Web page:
The first indigenous Miss Minnesota Rachel Evangelisto prepares for Miss America Pageant

Rachel Evangelisto won the Miss Minnesota title in June, becoming the first Native American to hold the title. (Photo by Michael Haug.)

By Dan Ninham

“Háu Mitákuyapi ye!Iyúškiƞyan wačhíyake ye! Wašíču iá “Rachel” emákiyapi ye. Dakhóta čhažé bduhé šni. Oyate mithawa kiƞ Húŋkpapȟa ewíčhakiyapi ye. Míš, Mní Dúzahan héčhiya taƞháƞ wahí ye. Míš Imnízaska otuƞwe ed wathi ye.”

“Hello, my relatives. I greet you with a happy heart!” said Rachel Evangelisto, a member of the Standing Rock Lakota Sioux Tribe. I am a 25-year-old graduate from the University of Minnesota Morris with a BA in Political Science and an emphasis in Law.”

“I am truly humbled and honored to be the 86th and first-ever Native American Miss Minnesota,” said Evangelisto. “I started competing within the Miss America Organization at the age of 13 and have gained over $26,000 in scholarships throughout my time competing.”

Evangelisto won the Miss Minnesota title in June, making history as the first Indigenous woman to wear the crown.

Evangelisto lives in Minneapolis, MN, and works under the Indian Child Welfare Act (ICWA) as an ICWA Guardian ad litem. “As a Guardian, I look out for the best interest of Native American youth involved in child protection and foster care cases. I was recently accepted into law school to study Native American Law through the Native American Law & Sovereignty Institute at Mitchell Hamline School of Law.”

The journey is vast for a Miss America contestant including major pageant accomplishments.

“So many think of Miss America as a ‘pageant’ when in reality, it’s a national scholarship competition that promotes community, confidence, and choice. You can find out more about my journey at, on Instagram @MissAmericaMN, or TikTok, @MahLakhota,” added Evangelisto.

Evangelisto lives in Minneapolis, MN, and works as an ICWA Guardian ad litem. (Photo by Michael Haug.)

The Miss America organization addresses three areas on their website, notably confidence, community, and choice. Along with those, being an indigenous pageant contestant also includes indigenous thought and practice in how core values define who the contestant is and where she is going in each of these areas.

“Throughout my year, I will use my platform to elevate contemporary Indigenous voices, educate our schools through my school program, and engage our communities in ‘Celebrating Culture & Driving Diversity’ with me,” added Evangelisto.

Mentors guide beauty pageant contestants to maximize their journey to the higher echelons of national and eventually international competition.

“I’m genuinely grateful to have such a large community that has supported my journey to becoming Miss Minnesota,” said Evangelisto. “My greatest mentors are … who have pushed me to grow, supported me in rising up to the challenges that come with this job, and are there to catch me when I make mistakes. So many people see the one night of crowning and forget that 364 other days go into being Miss Minnesota.”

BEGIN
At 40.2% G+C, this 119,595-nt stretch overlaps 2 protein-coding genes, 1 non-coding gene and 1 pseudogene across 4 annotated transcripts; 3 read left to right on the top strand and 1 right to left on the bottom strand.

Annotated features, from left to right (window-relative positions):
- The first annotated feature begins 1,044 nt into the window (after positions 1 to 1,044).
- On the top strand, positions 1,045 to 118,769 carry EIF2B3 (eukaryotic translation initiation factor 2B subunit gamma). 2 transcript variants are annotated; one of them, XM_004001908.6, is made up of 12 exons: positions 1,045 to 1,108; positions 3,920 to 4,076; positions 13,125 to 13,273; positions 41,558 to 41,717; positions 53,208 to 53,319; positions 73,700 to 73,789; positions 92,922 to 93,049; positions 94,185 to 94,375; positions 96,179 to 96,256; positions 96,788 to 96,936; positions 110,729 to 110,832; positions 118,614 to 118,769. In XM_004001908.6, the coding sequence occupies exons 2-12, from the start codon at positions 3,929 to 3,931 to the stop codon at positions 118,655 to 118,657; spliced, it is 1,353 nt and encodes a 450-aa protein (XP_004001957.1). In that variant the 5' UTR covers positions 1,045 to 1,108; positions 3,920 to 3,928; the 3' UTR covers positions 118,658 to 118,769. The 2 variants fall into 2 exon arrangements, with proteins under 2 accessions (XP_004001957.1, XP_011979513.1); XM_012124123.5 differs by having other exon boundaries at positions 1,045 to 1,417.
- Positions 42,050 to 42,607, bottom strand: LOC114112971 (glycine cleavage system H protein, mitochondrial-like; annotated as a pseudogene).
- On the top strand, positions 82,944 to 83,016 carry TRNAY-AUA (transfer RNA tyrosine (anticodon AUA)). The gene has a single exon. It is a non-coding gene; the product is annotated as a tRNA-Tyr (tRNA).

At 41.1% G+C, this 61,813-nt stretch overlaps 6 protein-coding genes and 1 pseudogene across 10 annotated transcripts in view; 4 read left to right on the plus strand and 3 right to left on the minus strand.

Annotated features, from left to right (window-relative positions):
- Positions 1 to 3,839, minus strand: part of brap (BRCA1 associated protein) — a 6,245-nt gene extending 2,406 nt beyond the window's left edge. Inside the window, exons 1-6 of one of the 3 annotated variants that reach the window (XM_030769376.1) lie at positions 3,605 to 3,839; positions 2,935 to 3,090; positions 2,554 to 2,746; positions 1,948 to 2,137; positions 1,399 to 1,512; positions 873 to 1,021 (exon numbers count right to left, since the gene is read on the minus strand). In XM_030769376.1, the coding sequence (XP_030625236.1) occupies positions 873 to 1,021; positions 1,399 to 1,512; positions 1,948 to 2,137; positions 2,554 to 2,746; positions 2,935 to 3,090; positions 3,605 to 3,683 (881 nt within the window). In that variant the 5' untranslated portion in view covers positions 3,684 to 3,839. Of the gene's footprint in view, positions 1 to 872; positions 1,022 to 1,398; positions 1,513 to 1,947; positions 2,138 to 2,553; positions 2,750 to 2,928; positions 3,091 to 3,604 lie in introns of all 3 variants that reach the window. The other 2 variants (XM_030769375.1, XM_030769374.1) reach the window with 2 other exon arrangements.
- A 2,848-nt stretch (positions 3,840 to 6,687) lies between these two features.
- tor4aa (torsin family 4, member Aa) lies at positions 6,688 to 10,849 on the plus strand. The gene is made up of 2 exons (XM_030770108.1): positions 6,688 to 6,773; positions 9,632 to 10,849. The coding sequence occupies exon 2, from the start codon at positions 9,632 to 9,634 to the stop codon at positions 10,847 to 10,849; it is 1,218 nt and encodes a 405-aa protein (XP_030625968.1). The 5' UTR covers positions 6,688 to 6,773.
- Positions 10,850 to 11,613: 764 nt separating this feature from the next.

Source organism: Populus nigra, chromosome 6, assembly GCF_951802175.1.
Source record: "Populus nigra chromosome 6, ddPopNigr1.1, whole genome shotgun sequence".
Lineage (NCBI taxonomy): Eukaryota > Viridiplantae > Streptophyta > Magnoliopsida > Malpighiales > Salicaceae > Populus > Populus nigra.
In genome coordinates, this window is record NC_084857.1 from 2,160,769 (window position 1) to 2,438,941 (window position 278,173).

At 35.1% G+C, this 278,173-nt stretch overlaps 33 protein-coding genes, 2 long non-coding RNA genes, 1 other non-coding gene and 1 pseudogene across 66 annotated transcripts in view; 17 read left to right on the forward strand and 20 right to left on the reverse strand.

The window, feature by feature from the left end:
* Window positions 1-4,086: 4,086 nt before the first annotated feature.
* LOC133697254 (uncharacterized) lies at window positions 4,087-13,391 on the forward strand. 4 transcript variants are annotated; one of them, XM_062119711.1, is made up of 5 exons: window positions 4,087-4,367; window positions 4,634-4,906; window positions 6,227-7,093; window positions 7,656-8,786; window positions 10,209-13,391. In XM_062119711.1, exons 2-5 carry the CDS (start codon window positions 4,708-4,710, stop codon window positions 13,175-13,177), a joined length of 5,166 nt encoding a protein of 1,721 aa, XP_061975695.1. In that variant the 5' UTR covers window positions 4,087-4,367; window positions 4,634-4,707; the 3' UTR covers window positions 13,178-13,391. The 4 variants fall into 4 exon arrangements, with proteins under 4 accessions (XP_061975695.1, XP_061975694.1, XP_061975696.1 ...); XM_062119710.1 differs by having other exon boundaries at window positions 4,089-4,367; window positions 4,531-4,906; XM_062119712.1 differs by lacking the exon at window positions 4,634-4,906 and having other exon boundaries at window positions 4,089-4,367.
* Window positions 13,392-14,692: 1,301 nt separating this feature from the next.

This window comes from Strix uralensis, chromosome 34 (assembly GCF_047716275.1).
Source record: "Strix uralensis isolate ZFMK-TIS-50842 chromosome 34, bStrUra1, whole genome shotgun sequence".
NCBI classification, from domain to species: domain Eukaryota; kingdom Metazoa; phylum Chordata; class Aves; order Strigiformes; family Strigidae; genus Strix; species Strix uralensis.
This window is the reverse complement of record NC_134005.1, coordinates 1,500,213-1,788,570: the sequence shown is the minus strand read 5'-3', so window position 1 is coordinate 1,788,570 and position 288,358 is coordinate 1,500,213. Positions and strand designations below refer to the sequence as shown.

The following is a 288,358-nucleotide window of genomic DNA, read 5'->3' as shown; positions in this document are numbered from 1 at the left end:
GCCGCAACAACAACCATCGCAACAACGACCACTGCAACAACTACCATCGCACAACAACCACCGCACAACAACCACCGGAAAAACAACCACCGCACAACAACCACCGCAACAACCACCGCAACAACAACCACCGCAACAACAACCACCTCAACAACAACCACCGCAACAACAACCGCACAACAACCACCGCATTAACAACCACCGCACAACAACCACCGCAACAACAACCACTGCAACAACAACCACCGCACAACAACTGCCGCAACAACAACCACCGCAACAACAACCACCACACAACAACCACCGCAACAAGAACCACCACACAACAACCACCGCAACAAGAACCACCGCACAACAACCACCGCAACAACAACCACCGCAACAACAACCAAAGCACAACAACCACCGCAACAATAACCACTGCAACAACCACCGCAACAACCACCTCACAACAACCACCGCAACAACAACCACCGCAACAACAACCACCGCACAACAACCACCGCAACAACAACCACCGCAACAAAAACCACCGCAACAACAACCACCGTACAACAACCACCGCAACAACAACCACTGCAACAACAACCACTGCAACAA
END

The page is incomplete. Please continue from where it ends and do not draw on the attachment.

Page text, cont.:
“I’m grateful to Autumn Simunek Conrad for the continual support of this journey of mine,” said Evangelisto. “She keeps me humble, remind me to stay rooted in my culture, and support me to be the best titleholder I can be.”

Autumn Simunek Conrad is the owner and founder of Coach by Autumn LLC. “I have known Rachel for many years and my admiration for her has only grown over time,” Simunek Conrad told Indian Country Today.

“Rachel is one of the most dedicated, forward thinking, and thoughtful women I have ever met.

“When she reached out to me to help her prepare for Miss Minnesota I was honored to take this journey with her in any way I could be of help. We worked weekly for months discussing current events, social and political opinions, and how she could be serve her community,” said Simunek Conrad.

Simunek Conrad continued to talk about the preparation phase. She said, “My hope as her mentor is that I can help her, even in the most challenging moments, to see her own value and bring her passion and confidence to every aspect of her life.
Miss America contestants have current and future plans as they prepare for the Miss America 2022 pageant.

“The possibilities are limitless right now,” said Evangelisto. “Miss America will be held at the Mohegan Sun (venue) on the Mohegan Reservation in December 2022. I am thrilled to compete for Miss America on tribal land and want to say pilamayayapiye, thank you to the Mohegan Tribe for hosting us this year.”

“Some of my biggest goals right now: Advocate of the Indian Child Welfare Act on Capitol Hill in October as ICWA is being challenged in front of the Supreme Court, attend every wacipi (powwow) that I can, and educate all Minnesotan’s about Indigenous Rights and Sovereignty,” added Evangelisto.

The Miss America pageant will be held December 16th at the Mohegan Sun in Uncasville, Connecticut. The 51 contestants begin their competition week on December 12 with the first evening of preliminary competition followed by round two of preliminary competition on December 13.